The Fate of the American Chestnut Tree

In the 1800’s the New World was growing exponentially. Immigrants from all over the world were coming to North America to settle in this land of opportunity and endless natural resources. These opportunists brought with them their culture, and in many cases, plants and seeds from their homeland. The English, Scottish and Irish brought over their manicured lawns and golf clubs. Asians at this time came here with their Maples, Azaleas and Dogwoods along with their natural art forms and associated gardens. In addition, the Dutch introduced their spring flowering bulbs to our landscape.

Many times when exotic plants are introduced to an area where they have never grown, their diseases and insects are also introduced. Little did we know at that time, how detrimental some of these plants diseases and insects from other continents would affect our native trees. In some cases, these foreign pests and diseases can lead to a plant pandemic. Our native landscape at times, has very little natural ability to fight off and defend against an enemy they have never encountered.

A few examples of introduced exotic species with associated insects and diseases that had a grave affect on native North American trees are; the Dutch Elm disease, Hemlock Woolly Adelgid and the American Chestnut blight. The Dutch Elm disease killed street tree Elms almost overnight. The Hemlock Woolly Adelgid’s introduction to the Eastern Hemlock forest has drastically changed this forest structure in many native woodland settings. The chestnut blight may have had the worst impact of all the pests and diseases I mentioned above.

The American Chestnut Tree was, up until the early 1900’s, the predominant tree species of the eastern forest. The American Chestnut was a fast-growing, single stemmed, very large tree that is a member of the Beech family. A dietary staple for many Native Americans, early settlers, mammals and birds, the American Chestnut has been defined by many as a perfect food. Unlike other woodland nut trees such as Oaks that set flower early in the spring, and can be affected by late season frost, the American Chestnut flowers well into the growing season. Flowers and associated nuts of the American Chestnut is seldom harmed by late-season frost. For this reason, wildlife could depend on this nut every year.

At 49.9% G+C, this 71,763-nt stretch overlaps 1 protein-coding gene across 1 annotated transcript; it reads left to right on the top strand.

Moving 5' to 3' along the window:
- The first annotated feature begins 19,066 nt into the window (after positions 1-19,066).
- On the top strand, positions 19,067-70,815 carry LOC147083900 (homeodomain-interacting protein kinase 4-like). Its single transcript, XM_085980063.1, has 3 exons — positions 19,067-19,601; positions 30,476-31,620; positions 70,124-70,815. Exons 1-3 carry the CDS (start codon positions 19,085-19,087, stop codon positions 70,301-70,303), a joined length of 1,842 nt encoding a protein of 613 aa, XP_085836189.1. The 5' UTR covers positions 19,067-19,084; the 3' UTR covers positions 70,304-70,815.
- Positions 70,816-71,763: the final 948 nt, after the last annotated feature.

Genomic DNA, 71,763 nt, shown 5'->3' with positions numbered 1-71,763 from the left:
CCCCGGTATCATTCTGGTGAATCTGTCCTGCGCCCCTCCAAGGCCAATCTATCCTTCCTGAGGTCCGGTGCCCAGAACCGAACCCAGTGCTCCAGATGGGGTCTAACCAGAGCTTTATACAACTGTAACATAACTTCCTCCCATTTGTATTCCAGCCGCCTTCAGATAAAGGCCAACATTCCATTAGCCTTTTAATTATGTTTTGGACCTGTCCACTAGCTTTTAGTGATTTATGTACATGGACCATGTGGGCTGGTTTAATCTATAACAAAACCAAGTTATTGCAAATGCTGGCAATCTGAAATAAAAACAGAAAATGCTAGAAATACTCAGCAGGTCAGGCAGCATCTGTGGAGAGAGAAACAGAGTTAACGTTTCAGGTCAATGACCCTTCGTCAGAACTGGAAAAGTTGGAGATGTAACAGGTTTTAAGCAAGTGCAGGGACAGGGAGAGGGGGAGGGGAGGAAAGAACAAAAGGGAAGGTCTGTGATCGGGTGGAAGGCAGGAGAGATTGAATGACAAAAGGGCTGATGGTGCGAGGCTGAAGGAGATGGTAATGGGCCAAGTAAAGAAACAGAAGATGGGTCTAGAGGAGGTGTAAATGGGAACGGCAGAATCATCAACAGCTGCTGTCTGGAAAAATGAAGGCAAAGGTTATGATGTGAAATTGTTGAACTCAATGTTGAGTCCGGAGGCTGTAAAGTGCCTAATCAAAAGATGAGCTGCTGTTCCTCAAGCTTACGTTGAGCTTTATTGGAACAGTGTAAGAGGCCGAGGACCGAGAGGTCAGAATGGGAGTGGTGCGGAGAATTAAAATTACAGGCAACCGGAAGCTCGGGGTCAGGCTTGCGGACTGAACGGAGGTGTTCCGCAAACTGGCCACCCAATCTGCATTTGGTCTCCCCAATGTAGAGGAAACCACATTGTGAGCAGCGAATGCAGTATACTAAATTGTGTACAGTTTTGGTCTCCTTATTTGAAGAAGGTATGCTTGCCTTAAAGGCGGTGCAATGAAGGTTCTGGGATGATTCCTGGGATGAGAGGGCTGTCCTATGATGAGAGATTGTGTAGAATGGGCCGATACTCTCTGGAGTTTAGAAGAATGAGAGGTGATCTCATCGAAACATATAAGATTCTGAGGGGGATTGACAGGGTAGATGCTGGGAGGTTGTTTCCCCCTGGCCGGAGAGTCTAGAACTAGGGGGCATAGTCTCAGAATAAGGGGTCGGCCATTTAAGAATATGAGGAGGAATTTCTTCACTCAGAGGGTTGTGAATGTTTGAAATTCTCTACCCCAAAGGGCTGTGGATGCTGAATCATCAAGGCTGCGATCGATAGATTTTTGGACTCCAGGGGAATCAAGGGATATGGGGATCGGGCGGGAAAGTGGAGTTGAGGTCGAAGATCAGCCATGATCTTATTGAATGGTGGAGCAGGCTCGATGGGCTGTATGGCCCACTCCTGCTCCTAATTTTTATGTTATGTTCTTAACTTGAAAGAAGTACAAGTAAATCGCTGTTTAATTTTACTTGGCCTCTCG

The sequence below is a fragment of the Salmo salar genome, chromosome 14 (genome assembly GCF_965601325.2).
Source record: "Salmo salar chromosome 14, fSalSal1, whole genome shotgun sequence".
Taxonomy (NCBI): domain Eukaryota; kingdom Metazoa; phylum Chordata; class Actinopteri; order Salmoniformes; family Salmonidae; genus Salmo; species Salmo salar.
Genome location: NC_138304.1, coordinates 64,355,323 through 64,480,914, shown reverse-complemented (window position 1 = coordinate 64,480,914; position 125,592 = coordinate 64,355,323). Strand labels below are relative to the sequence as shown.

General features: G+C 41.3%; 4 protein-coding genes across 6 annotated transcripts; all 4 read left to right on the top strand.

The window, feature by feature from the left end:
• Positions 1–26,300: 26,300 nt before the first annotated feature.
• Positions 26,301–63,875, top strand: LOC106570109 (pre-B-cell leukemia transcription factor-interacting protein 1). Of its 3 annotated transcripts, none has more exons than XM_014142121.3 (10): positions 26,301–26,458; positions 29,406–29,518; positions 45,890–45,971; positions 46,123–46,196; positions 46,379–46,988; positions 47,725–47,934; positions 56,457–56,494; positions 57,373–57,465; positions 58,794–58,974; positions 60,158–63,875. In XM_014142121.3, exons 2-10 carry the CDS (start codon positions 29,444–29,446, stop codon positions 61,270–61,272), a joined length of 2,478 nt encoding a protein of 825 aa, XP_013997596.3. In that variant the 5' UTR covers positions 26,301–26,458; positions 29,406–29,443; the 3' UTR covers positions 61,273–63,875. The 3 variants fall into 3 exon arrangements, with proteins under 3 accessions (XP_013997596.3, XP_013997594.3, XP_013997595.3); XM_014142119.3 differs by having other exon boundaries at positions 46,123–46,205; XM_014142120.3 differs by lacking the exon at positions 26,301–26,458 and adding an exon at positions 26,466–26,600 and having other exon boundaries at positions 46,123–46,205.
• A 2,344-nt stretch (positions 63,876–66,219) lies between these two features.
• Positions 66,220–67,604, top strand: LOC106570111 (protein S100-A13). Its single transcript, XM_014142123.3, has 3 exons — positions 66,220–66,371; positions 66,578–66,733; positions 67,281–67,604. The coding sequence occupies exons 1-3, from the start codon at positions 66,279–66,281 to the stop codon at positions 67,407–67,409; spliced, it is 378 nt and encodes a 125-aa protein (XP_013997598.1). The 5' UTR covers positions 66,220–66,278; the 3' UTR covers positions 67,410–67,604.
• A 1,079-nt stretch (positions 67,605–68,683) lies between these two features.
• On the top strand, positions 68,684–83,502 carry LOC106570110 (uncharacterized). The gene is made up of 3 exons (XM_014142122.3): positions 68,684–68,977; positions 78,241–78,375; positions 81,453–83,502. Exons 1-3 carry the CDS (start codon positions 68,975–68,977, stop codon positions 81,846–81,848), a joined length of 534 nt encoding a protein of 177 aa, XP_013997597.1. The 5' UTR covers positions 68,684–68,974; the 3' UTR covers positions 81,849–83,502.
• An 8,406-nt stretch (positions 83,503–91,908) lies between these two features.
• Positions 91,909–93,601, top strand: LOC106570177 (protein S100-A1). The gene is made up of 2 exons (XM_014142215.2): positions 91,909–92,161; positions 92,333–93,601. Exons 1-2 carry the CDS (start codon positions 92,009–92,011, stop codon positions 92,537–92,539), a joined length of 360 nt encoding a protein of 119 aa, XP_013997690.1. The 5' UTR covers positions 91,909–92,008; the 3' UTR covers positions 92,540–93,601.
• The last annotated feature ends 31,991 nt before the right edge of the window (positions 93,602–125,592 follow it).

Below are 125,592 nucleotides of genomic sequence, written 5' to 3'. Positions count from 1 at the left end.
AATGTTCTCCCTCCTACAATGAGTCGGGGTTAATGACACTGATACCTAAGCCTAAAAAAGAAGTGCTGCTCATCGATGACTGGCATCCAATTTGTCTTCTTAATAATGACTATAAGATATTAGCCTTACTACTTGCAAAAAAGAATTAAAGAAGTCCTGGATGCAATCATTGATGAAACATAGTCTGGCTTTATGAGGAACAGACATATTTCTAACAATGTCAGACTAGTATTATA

The American Chestnut blight was first detected in Bronx, NY in 1904. The blight was brought to this country by the introduction of diseased Chinese Chestnuts. By the 1950s mature American Chestnut trees were all but gone from the Eastern American forest and landscape. There are a few isolated, mature American Chestnut trees and some small groves that have survived the blight. Their immunity is where the re-introduction program begins.

These disease-resistant American Chestnut trees and their hybridization with disease- resistant Chinese Chestnuts is ongoing and will take a bid more time to produce disease-resistant trees. The American Chestnut Foundation with university help is working to introduce a blight-resistant American Chestnut tree back into the forests and landscapes of Eastern North America.

I look forward to the day we can start planting disease-resistant American Chestnuts back into our native landscapes. This day is fast approaching.